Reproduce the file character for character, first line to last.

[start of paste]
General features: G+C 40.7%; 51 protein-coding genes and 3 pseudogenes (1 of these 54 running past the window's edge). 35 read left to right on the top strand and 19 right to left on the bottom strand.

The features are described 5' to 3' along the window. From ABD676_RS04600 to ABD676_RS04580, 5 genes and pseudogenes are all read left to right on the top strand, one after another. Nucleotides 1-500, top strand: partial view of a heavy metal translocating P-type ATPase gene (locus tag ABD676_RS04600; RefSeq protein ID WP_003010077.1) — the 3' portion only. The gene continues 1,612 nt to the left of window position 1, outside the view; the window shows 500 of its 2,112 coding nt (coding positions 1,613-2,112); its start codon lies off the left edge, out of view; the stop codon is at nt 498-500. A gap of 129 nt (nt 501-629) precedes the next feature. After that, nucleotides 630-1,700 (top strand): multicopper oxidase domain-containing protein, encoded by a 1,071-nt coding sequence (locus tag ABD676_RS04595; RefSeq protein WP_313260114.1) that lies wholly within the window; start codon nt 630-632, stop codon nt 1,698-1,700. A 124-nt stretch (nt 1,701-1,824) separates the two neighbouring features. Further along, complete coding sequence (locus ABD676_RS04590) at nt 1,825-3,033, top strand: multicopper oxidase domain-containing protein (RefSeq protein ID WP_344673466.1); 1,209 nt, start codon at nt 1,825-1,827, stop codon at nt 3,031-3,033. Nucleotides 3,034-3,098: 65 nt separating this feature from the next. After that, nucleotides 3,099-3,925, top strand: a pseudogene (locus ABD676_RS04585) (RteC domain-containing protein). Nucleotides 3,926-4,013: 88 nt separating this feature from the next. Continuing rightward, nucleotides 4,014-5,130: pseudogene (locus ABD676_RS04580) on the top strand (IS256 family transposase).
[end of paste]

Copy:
General features: G+C 40.7%; 51 protein-coding genes and 3 pseudogenes (1 of these 54 running past the window's edge). 35 read left to right on the top strand and 19 right to left on the bottom strand.

The features are described 5' to 3' along the window. From ABD676_RS04600 to ABD676_RS04580, 5 genes and pseudogenes are all read left to right on the top strand, one after another. Nucleotides 1-500, top strand: partial view of a heavy metal translocating P-type ATPase gene (locus tag ABD676_RS04600; RefSeq protein ID WP_003010077.1) — the 3' portion only. The gene continues 1,612 nt to the left of window position 1, outside the view; the window shows 500 of its 2,112 coding nt (coding positions 1,613-2,112); its start codon lies off the left edge, out of view; the stop codon is at nt 498-500. A gap of 129 nt (nt 501-629) precedes the next feature. After that, nucleotides 630-1,700 (top strand): multicopper oxidase domain-containing protein, encoded by a 1,071-nt coding sequence (locus tag ABD676_RS04595; RefSeq protein WP_313260114.1) that lies wholly within the window; start codon nt 630-632, stop codon nt 1,698-1,700. A 124-nt stretch (nt 1,701-1,824) separates the two neighbouring features. Further along, complete coding sequence (locus ABD676_RS04590) at nt 1,825-3,033, top strand: multicopper oxidase domain-containing protein (RefSeq protein ID WP_344673466.1); 1,209 nt, start codon at nt 1,825-1,827, stop codon at nt 3,031-3,033. Nucleotides 3,034-3,098: 65 nt separating this feature from the next. After that, nucleotides 3,099-3,925, top strand: a pseudogene (locus ABD676_RS04585) (RteC domain-containing protein). Nucleotides 3,926-4,013: 88 nt separating this feature from the next. Continuing rightward, nucleotides 4,014-5,130: pseudogene (locus ABD676_RS04580) on the top strand (IS256 family transposase).